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ecclesiastical authority of the Romish Church, [must] be withdrawn by degrees, and at such times and in such a manner as shall be satisfactory to the Indians and consistent with the public safety, and Protestant missionaries appointed in their places" (Royal In- structions to Sir Cleorge Prevost). The natives re- fused to part with their priests on any consideration, thereby showmg the extent of the influence these had acquired over them. After the suppression of the Society of Jesus the care of the Indians fell entirely on the shoulders of the Sulpicians and of such of the secular clergy as could be spared for that work. Among the former we may mention Father Thavenet, who laboured, mostly at the Oka mission, from 1793 to 1815. Of the latter one of the most prominent was a refugee from the horrors of the French Revolution, Abbe le Courtois, who reached Canada on 26 June, 1794, and died on IS May, 1S2S, after having devoted liimself to the service of the northeastern and St. Lawrence aliorigines.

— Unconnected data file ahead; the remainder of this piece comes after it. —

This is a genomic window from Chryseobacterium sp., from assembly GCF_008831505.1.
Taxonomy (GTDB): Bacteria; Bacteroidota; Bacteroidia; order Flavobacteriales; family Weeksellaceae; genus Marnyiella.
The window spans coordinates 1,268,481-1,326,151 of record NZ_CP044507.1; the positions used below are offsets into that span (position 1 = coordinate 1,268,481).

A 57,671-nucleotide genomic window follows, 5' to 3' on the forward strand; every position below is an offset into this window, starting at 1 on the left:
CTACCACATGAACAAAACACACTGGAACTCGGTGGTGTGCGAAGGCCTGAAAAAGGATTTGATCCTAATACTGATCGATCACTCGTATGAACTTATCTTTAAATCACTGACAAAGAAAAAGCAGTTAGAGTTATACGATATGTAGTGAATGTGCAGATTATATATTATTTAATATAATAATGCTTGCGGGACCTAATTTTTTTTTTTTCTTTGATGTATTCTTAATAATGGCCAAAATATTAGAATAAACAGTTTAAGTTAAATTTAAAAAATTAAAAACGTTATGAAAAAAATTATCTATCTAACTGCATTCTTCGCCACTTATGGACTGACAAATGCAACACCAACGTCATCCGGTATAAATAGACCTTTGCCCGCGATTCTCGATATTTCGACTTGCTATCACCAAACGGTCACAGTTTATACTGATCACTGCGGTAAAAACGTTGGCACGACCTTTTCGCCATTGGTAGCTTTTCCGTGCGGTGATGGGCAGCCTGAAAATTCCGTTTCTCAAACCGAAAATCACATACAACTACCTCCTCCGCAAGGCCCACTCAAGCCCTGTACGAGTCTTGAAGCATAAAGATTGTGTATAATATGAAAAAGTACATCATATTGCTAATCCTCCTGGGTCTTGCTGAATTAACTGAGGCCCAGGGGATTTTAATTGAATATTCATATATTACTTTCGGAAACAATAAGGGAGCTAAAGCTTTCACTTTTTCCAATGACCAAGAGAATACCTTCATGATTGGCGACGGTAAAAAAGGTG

Meantime an event had taken place in the West which was portentous of the most important results for Catliolic influence among the natives of North America. The Earl of Selkirk having founded, in 1S12, a colony of Scotch Presbj-terians and Irish Catholics at the junction of the Assiniboine and Red Rivers, was violently opposed by the representatives of the Northwest Companv. This opposition re- sulted (19 June, 1816) in the'Battle of Seven Oaks, in which twenty-two whites, including the governor of the colony, lost their lives. As it was evident to the noble founder that no permanent success could be achieved without the aid of religion, he obtained from the Bishop of Quebec two missionaries, Father Joseph- Norbert Provencher and Joseph Nicholas S. Du- moulin, who, on 10 July, 1818, arrived to found the church of St. Boniface, opposite Fort Douglas, the headquarters of the traders in the country. One of the chief objects of the new mission was the conver- sion of the aborigmes of the Middle West of Canada. Father Dumoulin tried to meet the wishes of his bishop in this respect; but, owing to the fact that he could give only half of his time to the Indians, he accom- plished little enough. In fact, such was the rebellious temper of his native charges, that he was twice shot at by one of them. Scarcely anything could be done to better their lot mitil 1831, when Father George A. Belcourt arrived among them from Lower Canada. The newcomer, an able man, immediately commenced to acquire a thorough knowledge of the language of the Saulteux, or Cliippewas, which he reduced to writing and of which he composed a dictionary. In 1833 he established on the Assiniboine an Indian village, known as St. Paul's Mission, where he strove to teach farming as well as tlie elements of the Christian doctrine. Omng perhaps to his insistence on the former, his success was far from complete. In the summer of the same year. Father Jean-Baptiste Thibault reached the Middle West; though less brilliantly endowed than Belcourt, he was to prove more successful as a missionary. The latter was then journeying to Rainy River, where he found the In- dians " little disposed to leave the bottle for the word of God", according to the founder of the Red River Missions, now Bishop Provencher. In the course of 1838 Belcourt established a second post at the confluence of the English and Winnipeg Rivers. This was Wabassiraong. which soon acquired a degree of celebrity, though it had to be abandoned in 1847. In 1842 a new and larger field was opened to the zeal of the missionaries, the Far West, to-day Alberta, where Father Thibault preached the Gospel to the Crees and Blackfeet who repaired to Fort Edmonton. Without becoming at once converts to our holy faith, these aborigines were persuaded by the preaching of the Canadian priest to the extent of definitively re- jecting the advances of the Methodist minister who